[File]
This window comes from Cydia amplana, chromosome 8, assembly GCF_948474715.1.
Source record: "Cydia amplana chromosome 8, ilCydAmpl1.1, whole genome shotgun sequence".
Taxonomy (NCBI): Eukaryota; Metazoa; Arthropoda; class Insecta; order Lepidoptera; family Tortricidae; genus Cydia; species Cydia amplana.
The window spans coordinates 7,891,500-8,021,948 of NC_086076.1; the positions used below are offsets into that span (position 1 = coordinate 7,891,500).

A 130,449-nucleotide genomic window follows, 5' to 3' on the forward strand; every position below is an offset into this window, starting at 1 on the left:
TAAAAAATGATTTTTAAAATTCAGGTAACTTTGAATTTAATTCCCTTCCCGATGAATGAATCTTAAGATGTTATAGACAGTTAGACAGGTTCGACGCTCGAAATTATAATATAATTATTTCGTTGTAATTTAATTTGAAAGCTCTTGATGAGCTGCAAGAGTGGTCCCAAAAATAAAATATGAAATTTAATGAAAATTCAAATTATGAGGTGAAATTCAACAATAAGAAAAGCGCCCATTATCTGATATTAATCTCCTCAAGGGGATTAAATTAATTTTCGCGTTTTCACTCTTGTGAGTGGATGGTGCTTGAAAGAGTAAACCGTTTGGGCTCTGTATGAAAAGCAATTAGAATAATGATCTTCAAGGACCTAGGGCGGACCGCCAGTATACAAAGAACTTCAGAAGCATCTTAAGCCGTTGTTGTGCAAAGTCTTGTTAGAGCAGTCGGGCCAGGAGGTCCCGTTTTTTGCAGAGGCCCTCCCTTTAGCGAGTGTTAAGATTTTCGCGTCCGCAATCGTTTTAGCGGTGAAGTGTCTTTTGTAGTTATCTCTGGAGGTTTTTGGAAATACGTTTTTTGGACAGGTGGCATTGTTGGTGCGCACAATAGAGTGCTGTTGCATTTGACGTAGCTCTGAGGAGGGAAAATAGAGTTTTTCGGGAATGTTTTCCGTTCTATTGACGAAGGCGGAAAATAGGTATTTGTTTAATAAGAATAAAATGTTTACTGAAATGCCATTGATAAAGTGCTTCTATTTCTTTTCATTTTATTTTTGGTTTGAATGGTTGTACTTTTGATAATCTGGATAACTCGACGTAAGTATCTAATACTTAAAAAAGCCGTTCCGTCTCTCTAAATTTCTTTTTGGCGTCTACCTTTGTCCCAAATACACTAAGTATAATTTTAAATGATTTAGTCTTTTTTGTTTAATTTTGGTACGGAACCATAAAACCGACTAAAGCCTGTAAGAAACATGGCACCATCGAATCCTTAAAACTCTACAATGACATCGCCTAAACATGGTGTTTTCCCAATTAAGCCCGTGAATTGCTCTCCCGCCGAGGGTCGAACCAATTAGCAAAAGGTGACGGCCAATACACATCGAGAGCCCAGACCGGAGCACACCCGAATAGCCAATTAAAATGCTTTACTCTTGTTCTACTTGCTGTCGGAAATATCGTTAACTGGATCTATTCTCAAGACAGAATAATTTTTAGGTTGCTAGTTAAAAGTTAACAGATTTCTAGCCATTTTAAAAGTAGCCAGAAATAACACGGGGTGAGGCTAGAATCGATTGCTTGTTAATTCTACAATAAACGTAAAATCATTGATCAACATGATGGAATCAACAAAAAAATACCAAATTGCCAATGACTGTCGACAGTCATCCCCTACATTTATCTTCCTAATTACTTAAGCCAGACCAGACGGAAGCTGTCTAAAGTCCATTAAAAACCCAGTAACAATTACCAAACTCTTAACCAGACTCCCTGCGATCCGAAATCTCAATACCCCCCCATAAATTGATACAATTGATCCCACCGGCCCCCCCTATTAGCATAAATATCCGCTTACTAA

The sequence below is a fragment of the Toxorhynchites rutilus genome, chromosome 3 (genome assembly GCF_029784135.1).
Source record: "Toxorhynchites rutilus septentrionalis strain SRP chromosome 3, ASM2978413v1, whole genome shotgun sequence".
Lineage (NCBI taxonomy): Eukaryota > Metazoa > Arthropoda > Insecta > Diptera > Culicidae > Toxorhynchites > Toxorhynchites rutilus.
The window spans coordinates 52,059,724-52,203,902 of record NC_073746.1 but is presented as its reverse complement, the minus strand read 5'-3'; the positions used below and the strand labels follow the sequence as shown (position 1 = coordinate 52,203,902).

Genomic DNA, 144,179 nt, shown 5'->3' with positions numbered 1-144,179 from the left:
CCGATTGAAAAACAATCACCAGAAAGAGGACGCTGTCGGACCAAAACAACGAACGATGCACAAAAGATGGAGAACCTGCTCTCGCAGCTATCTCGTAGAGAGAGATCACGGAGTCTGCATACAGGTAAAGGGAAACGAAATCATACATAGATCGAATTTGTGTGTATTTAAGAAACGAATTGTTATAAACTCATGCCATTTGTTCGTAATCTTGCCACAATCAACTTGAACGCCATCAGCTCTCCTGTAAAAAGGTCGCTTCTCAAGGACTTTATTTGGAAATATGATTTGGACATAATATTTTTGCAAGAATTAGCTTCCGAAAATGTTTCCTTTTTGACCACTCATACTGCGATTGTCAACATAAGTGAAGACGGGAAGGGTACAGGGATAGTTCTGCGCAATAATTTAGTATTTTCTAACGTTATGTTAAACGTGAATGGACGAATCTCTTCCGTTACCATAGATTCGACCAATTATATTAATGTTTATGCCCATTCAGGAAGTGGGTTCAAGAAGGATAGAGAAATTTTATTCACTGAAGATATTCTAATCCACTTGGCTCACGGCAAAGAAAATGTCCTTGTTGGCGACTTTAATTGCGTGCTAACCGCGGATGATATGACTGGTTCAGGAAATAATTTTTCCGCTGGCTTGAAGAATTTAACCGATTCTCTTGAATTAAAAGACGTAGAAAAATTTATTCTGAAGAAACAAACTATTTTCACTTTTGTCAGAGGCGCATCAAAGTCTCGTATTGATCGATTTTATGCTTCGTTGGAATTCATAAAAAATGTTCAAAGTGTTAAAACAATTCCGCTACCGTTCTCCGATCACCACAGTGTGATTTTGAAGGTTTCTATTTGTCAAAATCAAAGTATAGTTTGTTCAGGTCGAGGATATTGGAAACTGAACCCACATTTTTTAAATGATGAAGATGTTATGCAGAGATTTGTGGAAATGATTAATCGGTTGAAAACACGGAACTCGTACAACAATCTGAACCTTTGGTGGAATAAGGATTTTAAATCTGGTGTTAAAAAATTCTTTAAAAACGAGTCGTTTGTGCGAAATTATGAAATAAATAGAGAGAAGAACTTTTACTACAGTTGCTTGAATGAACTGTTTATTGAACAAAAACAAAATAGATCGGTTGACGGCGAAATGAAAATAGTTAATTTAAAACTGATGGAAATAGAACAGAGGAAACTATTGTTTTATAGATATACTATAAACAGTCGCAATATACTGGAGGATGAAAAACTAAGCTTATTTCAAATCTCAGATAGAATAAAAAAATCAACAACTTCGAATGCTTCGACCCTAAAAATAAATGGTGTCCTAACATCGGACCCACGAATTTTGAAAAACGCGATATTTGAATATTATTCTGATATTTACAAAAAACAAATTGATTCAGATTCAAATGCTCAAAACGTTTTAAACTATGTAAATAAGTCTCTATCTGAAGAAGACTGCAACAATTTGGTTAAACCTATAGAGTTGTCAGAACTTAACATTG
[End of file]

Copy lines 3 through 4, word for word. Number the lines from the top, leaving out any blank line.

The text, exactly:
Taxonomy (NCBI): Eukaryota; Metazoa; Arthropoda; class Insecta; order Lepidoptera; family Tortricidae; genus Cydia; species Cydia amplana.
The window spans coordinates 7,891,500-8,021,948 of NC_086076.1; the positions used below are offsets into that span (position 1 = coordinate 7,891,500).